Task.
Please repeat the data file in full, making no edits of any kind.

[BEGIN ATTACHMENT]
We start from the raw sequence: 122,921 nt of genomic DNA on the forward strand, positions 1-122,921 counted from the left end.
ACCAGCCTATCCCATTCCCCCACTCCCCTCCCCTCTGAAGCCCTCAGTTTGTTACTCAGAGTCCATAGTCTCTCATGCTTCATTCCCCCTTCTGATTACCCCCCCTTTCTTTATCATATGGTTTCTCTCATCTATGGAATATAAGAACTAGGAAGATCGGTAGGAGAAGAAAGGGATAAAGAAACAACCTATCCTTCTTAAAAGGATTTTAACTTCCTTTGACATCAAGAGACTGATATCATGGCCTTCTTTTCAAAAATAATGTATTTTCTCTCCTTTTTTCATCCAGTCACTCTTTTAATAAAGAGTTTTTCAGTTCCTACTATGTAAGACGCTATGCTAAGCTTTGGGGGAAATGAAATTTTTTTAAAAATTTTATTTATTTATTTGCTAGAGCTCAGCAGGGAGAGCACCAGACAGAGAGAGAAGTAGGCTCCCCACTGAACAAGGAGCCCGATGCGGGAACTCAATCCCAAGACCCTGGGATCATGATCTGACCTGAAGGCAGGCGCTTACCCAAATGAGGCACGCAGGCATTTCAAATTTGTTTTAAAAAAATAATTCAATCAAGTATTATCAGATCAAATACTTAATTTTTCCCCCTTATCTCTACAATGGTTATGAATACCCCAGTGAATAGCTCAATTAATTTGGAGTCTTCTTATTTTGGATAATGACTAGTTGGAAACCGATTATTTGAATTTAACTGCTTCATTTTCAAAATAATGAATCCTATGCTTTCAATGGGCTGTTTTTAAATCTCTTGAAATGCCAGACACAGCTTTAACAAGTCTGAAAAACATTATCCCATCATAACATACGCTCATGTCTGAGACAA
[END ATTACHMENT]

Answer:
We start from the raw sequence: 122,921 nt of genomic DNA on the forward strand, positions 1-122,921 counted from the left end.
ACCAGCCTATCCCATTCCCCCACTCCCCTCCCCTCTGAAGCCCTCAGTTTGTTACTCAGAGTCCATAGTCTCTCATGCTTCATTCCCCCTTCTGATTACCCCCCCTTTCTTTATCATATGGTTTCTCTCATCTATGGAATATAAGAACTAGGAAGATCGGTAGGAGAAGAAAGGGATAAAGAAACAACCTATCCTTCTTAAAAGGATTTTAACTTCCTTTGACATCAAGAGACTGATATCATGGCCTTCTTTTCAAAAATAATGTATTTTCTCTCCTTTTTTCATCCAGTCACTCTTTTAATAAAGAGTTTTTCAGTTCCTACTATGTAAGACGCTATGCTAAGCTTTGGGGGAAATGAAATTTTTTTAAAAATTTTATTTATTTATTTGCTAGAGCTCAGCAGGGAGAGCACCAGACAGAGAGAGAAGTAGGCTCCCCACTGAACAAGGAGCCCGATGCGGGAACTCAATCCCAAGACCCTGGGATCATGATCTGACCTGAAGGCAGGCGCTTACCCAAATGAGGCACGCAGGCATTTCAAATTTGTTTTAAAAAAATAATTCAATCAAGTATTATCAGATCAAATACTTAATTTTTCCCCCTTATCTCTACAATGGTTATGAATACCCCAGTGAATAGCTCAATTAATTTGGAGTCTTCTTATTTTGGATAATGACTAGTTGGAAACCGATTATTTGAATTTAACTGCTTCATTTTCAAAATAATGAATCCTATGCTTTCAATGGGCTGTTTTTAAATCTCTTGAAATGCCAGACACAGCTTTAACAAGTCTGAAAAACATTATCCCATCATAACATACGCTCATGTCTGAGACAA